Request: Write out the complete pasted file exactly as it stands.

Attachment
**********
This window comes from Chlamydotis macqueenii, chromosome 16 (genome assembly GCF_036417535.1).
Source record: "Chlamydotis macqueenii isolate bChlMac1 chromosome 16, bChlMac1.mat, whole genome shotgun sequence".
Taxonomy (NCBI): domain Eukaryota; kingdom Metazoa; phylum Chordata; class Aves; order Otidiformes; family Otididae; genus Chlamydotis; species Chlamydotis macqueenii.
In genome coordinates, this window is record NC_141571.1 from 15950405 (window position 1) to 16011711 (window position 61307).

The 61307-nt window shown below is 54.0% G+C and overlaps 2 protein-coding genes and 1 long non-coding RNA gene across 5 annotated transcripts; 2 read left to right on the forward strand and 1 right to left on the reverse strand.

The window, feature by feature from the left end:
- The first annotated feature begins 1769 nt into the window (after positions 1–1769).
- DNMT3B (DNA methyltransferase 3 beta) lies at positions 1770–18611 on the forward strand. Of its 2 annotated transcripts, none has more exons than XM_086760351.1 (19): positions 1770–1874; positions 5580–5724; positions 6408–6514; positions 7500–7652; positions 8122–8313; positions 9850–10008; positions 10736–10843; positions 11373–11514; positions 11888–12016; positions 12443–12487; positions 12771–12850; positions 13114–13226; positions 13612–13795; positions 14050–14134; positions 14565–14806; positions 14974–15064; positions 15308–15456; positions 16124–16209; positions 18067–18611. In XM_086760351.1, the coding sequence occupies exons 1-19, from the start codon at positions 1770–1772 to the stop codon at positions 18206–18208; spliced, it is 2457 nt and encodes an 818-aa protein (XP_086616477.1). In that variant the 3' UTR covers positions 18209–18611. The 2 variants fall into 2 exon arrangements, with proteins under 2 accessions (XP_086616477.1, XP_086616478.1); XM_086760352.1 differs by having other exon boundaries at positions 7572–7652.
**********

This window comes from Chlamydotis macqueenii, chromosome 16 (genome assembly GCF_036417535.1).
Source record: "Chlamydotis macqueenii isolate bChlMac1 chromosome 16, bChlMac1.mat, whole genome shotgun sequence".
Taxonomy (NCBI): domain Eukaryota; kingdom Metazoa; phylum Chordata; class Aves; order Otidiformes; family Otididae; genus Chlamydotis; species Chlamydotis macqueenii.
In genome coordinates, this window is record NC_141571.1 from 15950405 (window position 1) to 16011711 (window position 61307).

The 61307-nt window shown below is 54.0% G+C and overlaps 2 protein-coding genes and 1 long non-coding RNA gene across 5 annotated transcripts; 2 read left to right on the forward strand and 1 right to left on the reverse strand.

The window, feature by feature from the left end:
- The first annotated feature begins 1769 nt into the window (after positions 1–1769).
- DNMT3B (DNA methyltransferase 3 beta) lies at positions 1770–18611 on the forward strand. Of its 2 annotated transcripts, none has more exons than XM_086760351.1 (19): positions 1770–1874; positions 5580–5724; positions 6408–6514; positions 7500–7652; positions 8122–8313; positions 9850–10008; positions 10736–10843; positions 11373–11514; positions 11888–12016; positions 12443–12487; positions 12771–12850; positions 13114–13226; positions 13612–13795; positions 14050–14134; positions 14565–14806; positions 14974–15064; positions 15308–15456; positions 16124–16209; positions 18067–18611. In XM_086760351.1, the coding sequence occupies exons 1-19, from the start codon at positions 1770–1772 to the stop codon at positions 18206–18208; spliced, it is 2457 nt and encodes an 818-aa protein (XP_086616477.1). In that variant the 3' UTR covers positions 18209–18611. The 2 variants fall into 2 exon arrangements, with proteins under 2 accessions (XP_086616477.1, XP_086616478.1); XM_086760352.1 differs by having other exon boundaries at positions 7572–7652.